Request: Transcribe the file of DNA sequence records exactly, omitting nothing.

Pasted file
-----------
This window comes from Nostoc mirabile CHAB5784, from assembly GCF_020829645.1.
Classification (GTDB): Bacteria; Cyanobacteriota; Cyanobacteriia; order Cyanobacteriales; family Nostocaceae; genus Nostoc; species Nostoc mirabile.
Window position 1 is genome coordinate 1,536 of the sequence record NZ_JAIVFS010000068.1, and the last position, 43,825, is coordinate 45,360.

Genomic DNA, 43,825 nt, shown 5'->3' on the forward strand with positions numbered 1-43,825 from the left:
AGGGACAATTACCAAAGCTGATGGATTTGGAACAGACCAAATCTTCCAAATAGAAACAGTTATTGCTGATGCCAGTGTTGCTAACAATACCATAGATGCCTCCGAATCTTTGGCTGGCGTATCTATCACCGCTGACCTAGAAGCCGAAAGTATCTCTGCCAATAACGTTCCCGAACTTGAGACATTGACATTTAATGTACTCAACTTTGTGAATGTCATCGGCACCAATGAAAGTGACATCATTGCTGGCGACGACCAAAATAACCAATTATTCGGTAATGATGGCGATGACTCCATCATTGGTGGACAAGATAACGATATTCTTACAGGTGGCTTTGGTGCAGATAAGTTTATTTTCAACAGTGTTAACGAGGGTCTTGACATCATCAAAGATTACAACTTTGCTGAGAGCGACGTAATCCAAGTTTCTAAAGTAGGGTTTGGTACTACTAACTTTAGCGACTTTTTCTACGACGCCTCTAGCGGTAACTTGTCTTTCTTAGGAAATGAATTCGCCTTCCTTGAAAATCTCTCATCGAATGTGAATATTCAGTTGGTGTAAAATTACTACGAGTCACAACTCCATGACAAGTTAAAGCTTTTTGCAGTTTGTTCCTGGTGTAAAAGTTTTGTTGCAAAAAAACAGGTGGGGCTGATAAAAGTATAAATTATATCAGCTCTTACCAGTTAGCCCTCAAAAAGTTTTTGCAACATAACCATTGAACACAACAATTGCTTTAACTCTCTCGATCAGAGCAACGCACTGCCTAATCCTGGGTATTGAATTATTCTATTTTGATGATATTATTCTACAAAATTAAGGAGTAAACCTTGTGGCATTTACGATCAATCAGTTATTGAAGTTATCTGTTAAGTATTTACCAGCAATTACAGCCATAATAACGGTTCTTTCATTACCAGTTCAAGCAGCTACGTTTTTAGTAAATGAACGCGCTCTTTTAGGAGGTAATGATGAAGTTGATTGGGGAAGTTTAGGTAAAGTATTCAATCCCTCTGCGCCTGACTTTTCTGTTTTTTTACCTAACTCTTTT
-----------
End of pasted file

This window comes from Nostoc mirabile CHAB5784, from assembly GCF_020829645.1.
Classification (GTDB): Bacteria; Cyanobacteriota; Cyanobacteriia; order Cyanobacteriales; family Nostocaceae; genus Nostoc; species Nostoc mirabile.
Window position 1 is genome coordinate 1,536 of the sequence record NZ_JAIVFS010000068.1, and the last position, 43,825, is coordinate 45,360.

Genomic DNA, 43,825 nt, shown 5'->3' on the forward strand with positions numbered 1-43,825 from the left:
AGGGACAATTACCAAAGCTGATGGATTTGGAACAGACCAAATCTTCCAAATAGAAACAGTTATTGCTGATGCCAGTGTTGCTAACAATACCATAGATGCCTCCGAATCTTTGGCTGGCGTATCTATCACCGCTGACCTAGAAGCCGAAAGTATCTCTGCCAATAACGTTCCCGAACTTGAGACATTGACATTTAATGTACTCAACTTTGTGAATGTCATCGGCACCAATGAAAGTGACATCATTGCTGGCGACGACCAAAATAACCAATTATTCGGTAATGATGGCGATGACTCCATCATTGGTGGACAAGATAACGATATTCTTACAGGTGGCTTTGGTGCAGATAAGTTTATTTTCAACAGTGTTAACGAGGGTCTTGACATCATCAAAGATTACAACTTTGCTGAGAGCGACGTAATCCAAGTTTCTAAAGTAGGGTTTGGTACTACTAACTTTAGCGACTTTTTCTACGACGCCTCTAGCGGTAACTTGTCTTTCTTAGGAAATGAATTCGCCTTCCTTGAAAATCTCTCATCGAATGTGAATATTCAGTTGGTGTAAAATTACTACGAGTCACAACTCCATGACAAGTTAAAGCTTTTTGCAGTTTGTTCCTGGTGTAAAAGTTTTGTTGCAAAAAAACAGGTGGGGCTGATAAAAGTATAAATTATATCAGCTCTTACCAGTTAGCCCTCAAAAAGTTTTTGCAACATAACCATTGAACACAACAATTGCTTTAACTCTCTCGATCAGAGCAACGCACTGCCTAATCCTGGGTATTGAATTATTCTATTTTGATGATATTATTCTACAAAATTAAGGAGTAAACCTTGTGGCATTTACGATCAATCAGTTATTGAAGTTATCTGTTAAGTATTTACCAGCAATTACAGCCATAATAACGGTTCTTTCATTACCAGTTCAAGCAGCTACGTTTTTAGTAAATGAACGCGCTCTTTTAGGAGGTAATGATGAAGTTGATTGGGGAAGTTTAGGTAAAGTATTCAATCCCTCTGCGCCTGACTTTTCTGTTTTTTTACCTAACTCTTTT